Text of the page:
Probably no other country has been so much influenced as Ireland by its religious history.* In this record must be sought the true explanation of that extraordinary state of public feeling in the unfortunate island which still renders it the chief anxiety, if not the chief danger, of England. To understand Irish history fairly at this period it is necessary to consider the state of continental Europe. France, Spain, and Italy have all been more or less connected with Ireland’s religious history. During the Protestant Reformation western Europe was singularly divided between its successes and defeats. The result somewhat disappointed both contending parties. Some Protestants eagerly anticipated the extinction of Catholicism like that of its Pagan predecessor, and thus contemplated its disappearance from a converted world. On the other hand, many Roman Catholics confidently believed, that the new heresy would be as thoroughly suppressed as those of the previous English Lollards and French Albigenses. It was a doctrinal, and in some respects showed the spirit of apolitical, revolution, and was, therefore, dreaded by the French and Spanish monarchies, from political as well as religious motives. In Italy, likewise, the seat of the Papacy, all Protestantism was suspected of a tendency to political revolt. It was therefore forcibly and zealously suppressed both in Spain and Italy. In France it became more formidable, but was finally checked though never entirely extirpated, by the massacre and banishment of its followers.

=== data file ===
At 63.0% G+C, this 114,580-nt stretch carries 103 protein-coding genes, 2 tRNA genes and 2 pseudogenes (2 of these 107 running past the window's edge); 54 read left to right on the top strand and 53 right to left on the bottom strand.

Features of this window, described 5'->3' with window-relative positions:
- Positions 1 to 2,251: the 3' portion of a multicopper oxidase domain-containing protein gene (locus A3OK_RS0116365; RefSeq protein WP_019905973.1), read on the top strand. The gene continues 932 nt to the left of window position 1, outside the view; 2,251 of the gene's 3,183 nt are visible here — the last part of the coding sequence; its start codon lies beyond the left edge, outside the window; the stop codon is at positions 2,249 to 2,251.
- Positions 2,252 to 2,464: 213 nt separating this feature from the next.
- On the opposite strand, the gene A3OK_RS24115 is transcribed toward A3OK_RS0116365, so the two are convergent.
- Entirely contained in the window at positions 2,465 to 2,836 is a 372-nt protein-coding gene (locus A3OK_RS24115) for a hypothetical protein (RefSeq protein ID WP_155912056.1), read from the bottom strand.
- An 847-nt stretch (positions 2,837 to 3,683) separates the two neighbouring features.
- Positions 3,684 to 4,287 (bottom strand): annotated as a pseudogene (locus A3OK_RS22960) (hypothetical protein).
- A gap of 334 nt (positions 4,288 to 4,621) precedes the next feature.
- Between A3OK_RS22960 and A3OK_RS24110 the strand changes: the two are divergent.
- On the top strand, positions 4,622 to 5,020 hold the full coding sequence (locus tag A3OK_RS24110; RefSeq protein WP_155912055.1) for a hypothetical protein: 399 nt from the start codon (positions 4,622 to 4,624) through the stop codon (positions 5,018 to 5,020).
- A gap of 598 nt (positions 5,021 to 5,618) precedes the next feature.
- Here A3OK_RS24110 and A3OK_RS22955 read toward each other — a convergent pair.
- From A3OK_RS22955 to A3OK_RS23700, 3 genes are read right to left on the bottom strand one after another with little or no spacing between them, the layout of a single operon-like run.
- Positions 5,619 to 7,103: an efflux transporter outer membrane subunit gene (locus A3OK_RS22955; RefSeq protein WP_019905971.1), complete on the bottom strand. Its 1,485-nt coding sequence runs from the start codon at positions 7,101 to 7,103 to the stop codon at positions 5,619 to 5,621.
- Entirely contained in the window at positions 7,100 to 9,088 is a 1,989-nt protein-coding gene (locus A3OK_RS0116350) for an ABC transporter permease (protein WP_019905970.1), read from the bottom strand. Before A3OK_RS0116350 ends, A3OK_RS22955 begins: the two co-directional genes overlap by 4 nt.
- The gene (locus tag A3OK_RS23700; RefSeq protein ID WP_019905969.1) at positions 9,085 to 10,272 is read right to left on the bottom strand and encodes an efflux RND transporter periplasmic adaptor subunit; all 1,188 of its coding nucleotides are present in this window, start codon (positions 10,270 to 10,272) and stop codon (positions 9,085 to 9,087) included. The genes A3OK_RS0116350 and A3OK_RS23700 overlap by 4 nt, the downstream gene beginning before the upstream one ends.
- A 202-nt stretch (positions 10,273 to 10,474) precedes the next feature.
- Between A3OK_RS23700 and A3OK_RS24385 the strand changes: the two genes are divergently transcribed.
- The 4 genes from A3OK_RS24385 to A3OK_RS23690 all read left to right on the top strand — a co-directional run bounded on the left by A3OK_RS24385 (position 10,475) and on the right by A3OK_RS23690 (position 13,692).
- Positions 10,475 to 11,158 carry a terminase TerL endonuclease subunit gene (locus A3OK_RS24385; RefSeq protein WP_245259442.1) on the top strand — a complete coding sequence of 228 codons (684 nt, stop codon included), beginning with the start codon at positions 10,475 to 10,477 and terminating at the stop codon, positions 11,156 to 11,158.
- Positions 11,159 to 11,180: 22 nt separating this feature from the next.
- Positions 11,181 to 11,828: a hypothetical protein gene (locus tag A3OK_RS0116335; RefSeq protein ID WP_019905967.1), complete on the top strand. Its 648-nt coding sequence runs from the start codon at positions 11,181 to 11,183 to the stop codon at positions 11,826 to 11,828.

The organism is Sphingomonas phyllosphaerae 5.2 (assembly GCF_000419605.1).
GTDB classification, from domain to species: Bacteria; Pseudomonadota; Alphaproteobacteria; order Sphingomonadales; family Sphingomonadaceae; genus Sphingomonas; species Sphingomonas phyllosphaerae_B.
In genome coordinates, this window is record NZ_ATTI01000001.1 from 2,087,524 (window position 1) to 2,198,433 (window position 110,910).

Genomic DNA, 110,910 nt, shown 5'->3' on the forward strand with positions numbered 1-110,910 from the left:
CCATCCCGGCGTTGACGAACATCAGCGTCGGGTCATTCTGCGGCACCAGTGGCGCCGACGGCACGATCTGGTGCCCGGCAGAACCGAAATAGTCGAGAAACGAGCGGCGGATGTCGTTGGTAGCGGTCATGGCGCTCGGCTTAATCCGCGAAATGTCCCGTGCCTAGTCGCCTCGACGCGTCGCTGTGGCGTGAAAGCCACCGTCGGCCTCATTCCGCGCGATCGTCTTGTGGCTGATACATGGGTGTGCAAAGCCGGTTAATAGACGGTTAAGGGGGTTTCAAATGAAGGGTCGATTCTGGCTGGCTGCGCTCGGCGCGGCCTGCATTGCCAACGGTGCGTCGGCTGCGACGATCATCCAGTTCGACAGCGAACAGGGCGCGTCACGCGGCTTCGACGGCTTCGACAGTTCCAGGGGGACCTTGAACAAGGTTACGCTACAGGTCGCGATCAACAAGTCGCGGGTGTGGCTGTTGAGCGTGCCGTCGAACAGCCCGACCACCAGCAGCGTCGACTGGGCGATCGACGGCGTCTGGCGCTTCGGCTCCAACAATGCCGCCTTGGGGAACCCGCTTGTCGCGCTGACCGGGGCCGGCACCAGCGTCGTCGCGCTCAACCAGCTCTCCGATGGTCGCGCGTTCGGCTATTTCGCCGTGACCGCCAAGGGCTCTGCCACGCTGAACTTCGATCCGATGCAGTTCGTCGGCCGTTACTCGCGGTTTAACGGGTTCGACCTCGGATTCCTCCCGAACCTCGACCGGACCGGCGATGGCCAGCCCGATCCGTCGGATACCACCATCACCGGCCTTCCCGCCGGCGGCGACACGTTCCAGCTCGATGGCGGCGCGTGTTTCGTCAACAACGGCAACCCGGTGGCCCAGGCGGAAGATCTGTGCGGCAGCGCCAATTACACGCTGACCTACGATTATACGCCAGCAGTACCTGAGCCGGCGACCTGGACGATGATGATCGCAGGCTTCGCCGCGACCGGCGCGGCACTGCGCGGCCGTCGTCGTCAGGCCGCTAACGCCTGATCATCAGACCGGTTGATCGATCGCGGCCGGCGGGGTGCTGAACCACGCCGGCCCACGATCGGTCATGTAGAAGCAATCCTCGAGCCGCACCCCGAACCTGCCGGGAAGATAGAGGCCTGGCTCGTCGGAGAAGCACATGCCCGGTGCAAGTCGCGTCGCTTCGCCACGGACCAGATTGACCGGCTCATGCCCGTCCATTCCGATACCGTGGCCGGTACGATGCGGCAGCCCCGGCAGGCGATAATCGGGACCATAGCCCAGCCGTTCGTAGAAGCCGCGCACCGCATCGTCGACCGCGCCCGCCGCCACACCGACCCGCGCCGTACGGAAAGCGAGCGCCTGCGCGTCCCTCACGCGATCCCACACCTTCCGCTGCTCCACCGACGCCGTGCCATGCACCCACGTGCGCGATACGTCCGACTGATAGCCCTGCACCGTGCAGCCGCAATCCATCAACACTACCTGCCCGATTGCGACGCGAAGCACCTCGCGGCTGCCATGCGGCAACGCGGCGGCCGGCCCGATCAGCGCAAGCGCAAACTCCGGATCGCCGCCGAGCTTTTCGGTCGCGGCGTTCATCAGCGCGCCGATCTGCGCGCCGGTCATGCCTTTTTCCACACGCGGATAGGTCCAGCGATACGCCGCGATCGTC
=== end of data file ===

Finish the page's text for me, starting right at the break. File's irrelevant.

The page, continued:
*”It is possible—and, indeed, likely—that but for religion there would not now be an Irish Question.”—”The Speaker’s Handbook,” p. 21.